Regeneron's Inmazeb Becomes First Ebola Treatment To Get FDA Approval

The United States Food and Drug Administration approved Regeneron Pharmaceuticals, Inc's REGN drug Inmazeb for the treatment of Ebola in both adults and children on Wednesday.

What Happened: Inmazeb is the first-ever drug approved for the treatment of the infection caused by the Zaire ebolavirus, according to the FDA.

The drug showed superiority over other agents such as ZMapp and Gilead Sciences, Inc’s GILD Remdesivir in terms of mortality in a large trial, according to Regeneron. The treatment was most effective when administered in an early phase of the disease.

The new drug works by targeting the glycoprotein on the surface of the Ebola virus. The antibodies formed by the drug attach to the glycoprotein thus inhibiting the entry of the virus into a cell, the FDA said in a statement.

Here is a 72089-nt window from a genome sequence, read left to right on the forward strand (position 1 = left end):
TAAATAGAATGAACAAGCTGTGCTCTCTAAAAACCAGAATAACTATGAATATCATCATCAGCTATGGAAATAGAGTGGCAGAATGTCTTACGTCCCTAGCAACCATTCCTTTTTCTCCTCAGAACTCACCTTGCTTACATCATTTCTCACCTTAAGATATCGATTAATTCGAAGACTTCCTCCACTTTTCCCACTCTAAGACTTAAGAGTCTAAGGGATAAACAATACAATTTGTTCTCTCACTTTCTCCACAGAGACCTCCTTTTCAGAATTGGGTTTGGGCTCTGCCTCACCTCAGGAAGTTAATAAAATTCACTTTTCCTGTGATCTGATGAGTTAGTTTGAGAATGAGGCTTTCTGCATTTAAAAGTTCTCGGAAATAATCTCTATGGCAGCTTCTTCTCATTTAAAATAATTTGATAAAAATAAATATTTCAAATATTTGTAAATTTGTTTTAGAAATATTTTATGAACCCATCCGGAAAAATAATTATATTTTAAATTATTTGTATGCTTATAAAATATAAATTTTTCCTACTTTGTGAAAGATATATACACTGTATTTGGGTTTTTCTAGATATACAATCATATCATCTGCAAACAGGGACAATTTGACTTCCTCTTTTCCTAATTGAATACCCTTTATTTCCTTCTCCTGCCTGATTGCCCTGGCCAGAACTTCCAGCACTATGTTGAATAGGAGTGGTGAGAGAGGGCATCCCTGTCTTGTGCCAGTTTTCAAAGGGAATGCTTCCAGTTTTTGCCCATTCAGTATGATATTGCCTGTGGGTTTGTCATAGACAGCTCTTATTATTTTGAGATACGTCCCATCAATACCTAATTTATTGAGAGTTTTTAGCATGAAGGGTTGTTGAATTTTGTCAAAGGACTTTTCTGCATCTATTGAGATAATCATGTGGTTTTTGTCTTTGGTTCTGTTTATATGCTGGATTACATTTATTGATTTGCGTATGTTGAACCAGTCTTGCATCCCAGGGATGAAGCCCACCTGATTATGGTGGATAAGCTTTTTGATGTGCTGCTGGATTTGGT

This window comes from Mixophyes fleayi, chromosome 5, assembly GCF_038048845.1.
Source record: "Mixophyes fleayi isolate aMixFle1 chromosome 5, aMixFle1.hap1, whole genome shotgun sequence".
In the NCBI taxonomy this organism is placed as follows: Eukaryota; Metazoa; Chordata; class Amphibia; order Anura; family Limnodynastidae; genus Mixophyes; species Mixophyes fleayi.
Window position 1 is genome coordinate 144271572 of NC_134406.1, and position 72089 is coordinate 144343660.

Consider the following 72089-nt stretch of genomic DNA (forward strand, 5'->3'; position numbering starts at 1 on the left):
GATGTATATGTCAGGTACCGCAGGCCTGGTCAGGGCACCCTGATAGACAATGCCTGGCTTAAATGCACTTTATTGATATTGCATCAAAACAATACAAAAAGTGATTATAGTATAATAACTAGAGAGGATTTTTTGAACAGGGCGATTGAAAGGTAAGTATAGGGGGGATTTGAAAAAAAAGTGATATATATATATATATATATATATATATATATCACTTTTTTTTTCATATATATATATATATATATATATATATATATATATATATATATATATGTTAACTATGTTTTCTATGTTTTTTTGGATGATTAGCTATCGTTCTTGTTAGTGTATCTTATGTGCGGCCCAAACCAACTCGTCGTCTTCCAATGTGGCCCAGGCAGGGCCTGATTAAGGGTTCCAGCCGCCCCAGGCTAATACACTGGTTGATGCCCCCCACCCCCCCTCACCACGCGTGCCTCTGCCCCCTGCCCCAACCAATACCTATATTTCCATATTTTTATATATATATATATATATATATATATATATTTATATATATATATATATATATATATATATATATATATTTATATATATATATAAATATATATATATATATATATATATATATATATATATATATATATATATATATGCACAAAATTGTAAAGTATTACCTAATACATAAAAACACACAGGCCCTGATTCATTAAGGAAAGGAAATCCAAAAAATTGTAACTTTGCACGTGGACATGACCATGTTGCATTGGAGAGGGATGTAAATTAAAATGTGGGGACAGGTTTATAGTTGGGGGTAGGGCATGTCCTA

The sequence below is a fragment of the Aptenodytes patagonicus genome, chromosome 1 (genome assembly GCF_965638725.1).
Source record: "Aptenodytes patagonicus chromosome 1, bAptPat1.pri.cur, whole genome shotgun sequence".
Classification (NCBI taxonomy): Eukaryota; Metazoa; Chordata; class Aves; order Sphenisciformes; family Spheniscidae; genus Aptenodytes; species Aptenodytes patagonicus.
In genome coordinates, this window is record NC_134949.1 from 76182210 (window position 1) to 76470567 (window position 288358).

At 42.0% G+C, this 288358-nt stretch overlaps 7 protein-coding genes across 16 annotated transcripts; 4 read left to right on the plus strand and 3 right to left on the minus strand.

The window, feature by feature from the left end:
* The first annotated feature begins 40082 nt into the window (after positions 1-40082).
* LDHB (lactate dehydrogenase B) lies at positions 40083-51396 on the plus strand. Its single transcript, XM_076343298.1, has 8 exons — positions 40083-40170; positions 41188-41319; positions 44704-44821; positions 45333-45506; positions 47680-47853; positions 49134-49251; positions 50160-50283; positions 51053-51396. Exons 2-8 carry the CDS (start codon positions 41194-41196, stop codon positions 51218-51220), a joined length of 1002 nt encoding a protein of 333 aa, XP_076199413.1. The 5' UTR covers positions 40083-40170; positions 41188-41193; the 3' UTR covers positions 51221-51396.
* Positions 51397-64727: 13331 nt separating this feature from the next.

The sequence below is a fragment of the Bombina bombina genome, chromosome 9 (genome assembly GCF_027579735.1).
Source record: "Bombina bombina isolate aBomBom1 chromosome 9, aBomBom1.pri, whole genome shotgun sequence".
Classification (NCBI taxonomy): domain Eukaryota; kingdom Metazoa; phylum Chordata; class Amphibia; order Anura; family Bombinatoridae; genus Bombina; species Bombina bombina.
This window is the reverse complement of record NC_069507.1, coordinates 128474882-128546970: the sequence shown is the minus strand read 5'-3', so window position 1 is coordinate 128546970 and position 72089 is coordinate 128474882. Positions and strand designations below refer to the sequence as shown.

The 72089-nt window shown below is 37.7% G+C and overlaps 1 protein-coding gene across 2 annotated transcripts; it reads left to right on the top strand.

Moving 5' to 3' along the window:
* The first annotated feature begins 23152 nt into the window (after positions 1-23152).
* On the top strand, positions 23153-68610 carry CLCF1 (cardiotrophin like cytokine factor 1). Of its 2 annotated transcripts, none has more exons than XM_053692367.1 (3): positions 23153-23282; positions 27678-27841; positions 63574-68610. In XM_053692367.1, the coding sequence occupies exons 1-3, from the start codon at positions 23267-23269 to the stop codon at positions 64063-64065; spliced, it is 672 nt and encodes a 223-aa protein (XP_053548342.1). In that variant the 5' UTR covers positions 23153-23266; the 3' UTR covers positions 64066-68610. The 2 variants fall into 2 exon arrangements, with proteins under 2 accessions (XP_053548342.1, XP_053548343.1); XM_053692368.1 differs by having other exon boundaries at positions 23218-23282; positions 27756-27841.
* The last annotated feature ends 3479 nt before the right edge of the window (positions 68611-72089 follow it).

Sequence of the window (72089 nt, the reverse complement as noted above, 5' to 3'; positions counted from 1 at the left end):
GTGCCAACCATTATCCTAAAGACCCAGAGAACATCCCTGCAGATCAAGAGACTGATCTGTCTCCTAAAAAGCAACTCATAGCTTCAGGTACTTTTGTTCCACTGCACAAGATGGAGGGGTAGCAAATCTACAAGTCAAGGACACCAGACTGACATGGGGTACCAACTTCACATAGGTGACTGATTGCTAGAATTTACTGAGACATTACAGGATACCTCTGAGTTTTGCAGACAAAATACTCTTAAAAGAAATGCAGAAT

Why It Matters: Inmazeb was developed using the same “rapid response” technologies used for developing Regeneron’s COVID-19 antibody combination, the company said.

A vaccine made by Merck & Co, Inc MRK was approved by the FDA for preventative use against Ebola in December last year.

Regeneron’s antibody cocktail for use against COVID-19 was administered to President Donald Trump earlier this month, who touted the drug as a “cure” and said he had authorized an emergency approval. The company’s CEO Leonard Schleifer warned that more testing is required to judge the efficacy of that drug.

Price Action: Regeneron shares closed nearly 1.2% lower at $600.82 on Wednesday and gained 0.69% in the after-hours session.

Posted In: EbolaInmazebBiotechNewsHealth CareFDAGeneral